10 Side Effects of Insomnia: Causes and Treatment
There are many potential negative side effects of insomnia.
The crazy thing is that insomnia itself is a side effect of another underlying issue.
I’ll summarize the 10 most common side effects of insomnia so that you can tell if sleep deprivation is causing your issues or not. I’ll also go over causes and treatment options if you’re struggling with getting to sleep.
10 Negative Side Effects of Insomnia and Sleep Deprivation
Not everyone with insomnia will experience all 10 of these side effects, so don’t panic. However, they do typically experience at least a few of them.
Furthermore, some of these symptoms will show up in the short term, while others are long term issues that can take years of sleep deprivation to develop.
Your specific symptoms and side effects will depend on the severity of your condition, type of insomnia, and individual factors based on your genetics.
Sleepiness and Fatigue
The most obvious side effect is that you’re going to be tired. Sometimes, people with insomnia experience microsleep, which is where you fall asleep for a short time (a few seconds to minutes) without even realizing it.
This can lead to accidents (particularly while driving) and mistakes at work. Chronic fatigue will also affect habits (like exercising), which can lead to further side effects.
More Stress and Worse Skin
If your cortisol levels stay elevated for a long period, there are all sorts of consequences. For one, it can break down collagen, which is a protein used in your body’s skin and connective tissue.
Chronic elevated cortisol can also reduce growth hormone production, which is needed to maintain muscle mass and bone density.
Lower Sex Drive
Testosterone increased with increasing sleep duration up to 9.9 hours, after which it decreased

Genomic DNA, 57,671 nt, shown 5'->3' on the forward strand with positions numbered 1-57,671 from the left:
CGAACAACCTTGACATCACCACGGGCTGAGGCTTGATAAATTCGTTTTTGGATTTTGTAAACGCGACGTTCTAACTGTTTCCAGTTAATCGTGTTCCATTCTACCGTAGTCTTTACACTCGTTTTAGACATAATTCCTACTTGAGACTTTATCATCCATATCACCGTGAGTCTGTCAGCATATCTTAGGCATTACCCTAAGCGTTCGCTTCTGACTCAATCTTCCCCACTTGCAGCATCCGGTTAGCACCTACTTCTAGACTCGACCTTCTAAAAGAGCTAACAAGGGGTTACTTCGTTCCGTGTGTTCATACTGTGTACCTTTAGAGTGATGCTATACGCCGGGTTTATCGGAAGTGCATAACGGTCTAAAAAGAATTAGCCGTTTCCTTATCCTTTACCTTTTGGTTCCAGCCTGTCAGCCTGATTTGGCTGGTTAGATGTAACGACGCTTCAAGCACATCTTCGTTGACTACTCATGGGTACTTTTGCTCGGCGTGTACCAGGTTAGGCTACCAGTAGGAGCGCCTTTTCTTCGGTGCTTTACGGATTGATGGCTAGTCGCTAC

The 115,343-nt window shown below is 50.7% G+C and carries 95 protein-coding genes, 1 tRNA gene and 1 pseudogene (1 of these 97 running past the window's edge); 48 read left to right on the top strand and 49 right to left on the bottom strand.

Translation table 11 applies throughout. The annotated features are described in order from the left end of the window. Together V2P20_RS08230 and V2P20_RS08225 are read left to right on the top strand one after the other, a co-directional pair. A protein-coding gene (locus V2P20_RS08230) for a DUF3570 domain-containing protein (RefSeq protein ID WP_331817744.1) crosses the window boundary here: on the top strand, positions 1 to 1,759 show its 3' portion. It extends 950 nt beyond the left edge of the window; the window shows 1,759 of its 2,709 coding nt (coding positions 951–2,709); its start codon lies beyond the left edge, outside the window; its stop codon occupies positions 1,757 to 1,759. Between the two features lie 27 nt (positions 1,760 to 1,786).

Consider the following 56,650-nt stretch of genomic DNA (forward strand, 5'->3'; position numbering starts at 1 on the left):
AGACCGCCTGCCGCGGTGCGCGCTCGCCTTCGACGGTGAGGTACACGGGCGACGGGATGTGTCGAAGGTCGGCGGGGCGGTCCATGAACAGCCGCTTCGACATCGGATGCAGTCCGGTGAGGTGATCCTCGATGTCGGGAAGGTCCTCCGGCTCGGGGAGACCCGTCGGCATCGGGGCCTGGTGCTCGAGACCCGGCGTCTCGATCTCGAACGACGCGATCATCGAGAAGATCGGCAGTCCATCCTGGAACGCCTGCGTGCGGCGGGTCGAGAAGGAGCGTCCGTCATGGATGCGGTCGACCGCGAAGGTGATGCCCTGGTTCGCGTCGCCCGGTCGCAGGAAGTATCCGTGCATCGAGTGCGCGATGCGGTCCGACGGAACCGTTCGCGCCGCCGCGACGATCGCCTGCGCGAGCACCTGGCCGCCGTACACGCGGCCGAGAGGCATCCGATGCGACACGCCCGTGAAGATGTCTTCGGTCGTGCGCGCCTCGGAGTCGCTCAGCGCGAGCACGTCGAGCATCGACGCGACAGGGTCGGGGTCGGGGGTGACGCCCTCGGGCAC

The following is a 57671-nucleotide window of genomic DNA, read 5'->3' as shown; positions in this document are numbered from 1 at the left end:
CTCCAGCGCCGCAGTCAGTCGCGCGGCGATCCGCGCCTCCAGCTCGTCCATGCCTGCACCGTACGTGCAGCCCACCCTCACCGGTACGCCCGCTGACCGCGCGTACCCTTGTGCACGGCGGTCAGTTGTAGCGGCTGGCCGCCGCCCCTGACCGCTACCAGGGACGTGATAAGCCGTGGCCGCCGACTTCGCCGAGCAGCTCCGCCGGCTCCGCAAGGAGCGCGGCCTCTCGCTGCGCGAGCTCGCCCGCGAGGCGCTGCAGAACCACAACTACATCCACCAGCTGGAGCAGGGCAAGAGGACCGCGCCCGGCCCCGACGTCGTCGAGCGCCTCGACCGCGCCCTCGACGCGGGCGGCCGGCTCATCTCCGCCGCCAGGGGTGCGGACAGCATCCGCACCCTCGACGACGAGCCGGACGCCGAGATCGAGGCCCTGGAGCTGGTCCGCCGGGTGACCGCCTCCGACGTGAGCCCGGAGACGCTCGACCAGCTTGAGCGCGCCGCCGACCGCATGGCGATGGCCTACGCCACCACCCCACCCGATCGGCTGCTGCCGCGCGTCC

Chronic insomnia will lead to lower testosterone levels, which will lead to several consequences including a lower libido.
Another study restricted the sleep of 10 young men to see the effects. In just 1 week, serum testosterone significantly decreased (3):
It doesn’t take long for sleep deprivation to have negative consequences.
If you’re tired, you’re going to move less. If you’re fatigued, you make poorer decisions, including eating decisions.
It’s reasonable to expect that sleep deprivation would cause weight gain.
That’s on top of issues like lower levels of growth hormone and testosterone.
Headaches and Concentration Problems
This is a side effect that I experienced personally on a daily basis back when I had sleep issues.
Additionally, people with insomnia score lower on tests relating to their concentration and focus levels. This will affect your work, and every other aspect of your life to a small degree.
Primary insomnia (the main type) has been shown to affect memory.
Research has shown that sufficient sleep is needed to consolidate declarative memory (6). In other words, sleep helps you remember things clearly.
Mood Swings and Irritability
This is another side effect I can speak to myself.
When you have chronic insomnia, you’re constantly stressed (see note on cortisol earlier) and often have headaches. Even if you’re usually an emotionally stable person, this is going to affect your mood (7).
You’re going to be less patient, and more prone to becoming frustrated and annoyed, which will affect your happiness and relationships.
Weakened Immune System (More Likely to Get Sick)
If you’ve ever wondered if you can get sick from insomnia, wonder no more: you absolutely can.
A weakened immune system can’t fight off disease as easily, which leaves you more vulnerable to getting sick.
Heart Problems (Long Term)
All of those side effects above start showing up in the short term, but some of them can lead to long term negative consequences as well.
...insomnia at baseline significantly predicted an increased depression risk at follow-up 1–3 years later.
Depression is seen in many insomniacs, and it also makes sleeping even harder, trapping people in a vicious cycle.
Causes of Insomnia
- Side effect of other medication - Some treatments, particularly cancer treatments, cause insomnia as a side effect.
- Stress and Anxiety - While insomnia can raise stress levels, stress levels can also cause and make insomnia worse.
- Depression - People who are depressed often develop insomnia for a variety of reasons.
- Poor sleep hygiene - Having a poor sleeping environment can leave you sleep deprived. This includes things like temperature, blue light exposure, napping habits, and more. Here's my guide to good sleep hygiene.
- Hormones - Pregnancy insomnia is the most common type of insomnia that can be caused by changes in hormone levels.
- Substance abuse - Alcohol use and smoking can contribute to sleep issues, and are usually included in a separate category.
Differences in Insomnia in Males Vs Females
For the most part, insomnia side effects are mostly the same regardless of whether you’re male or female.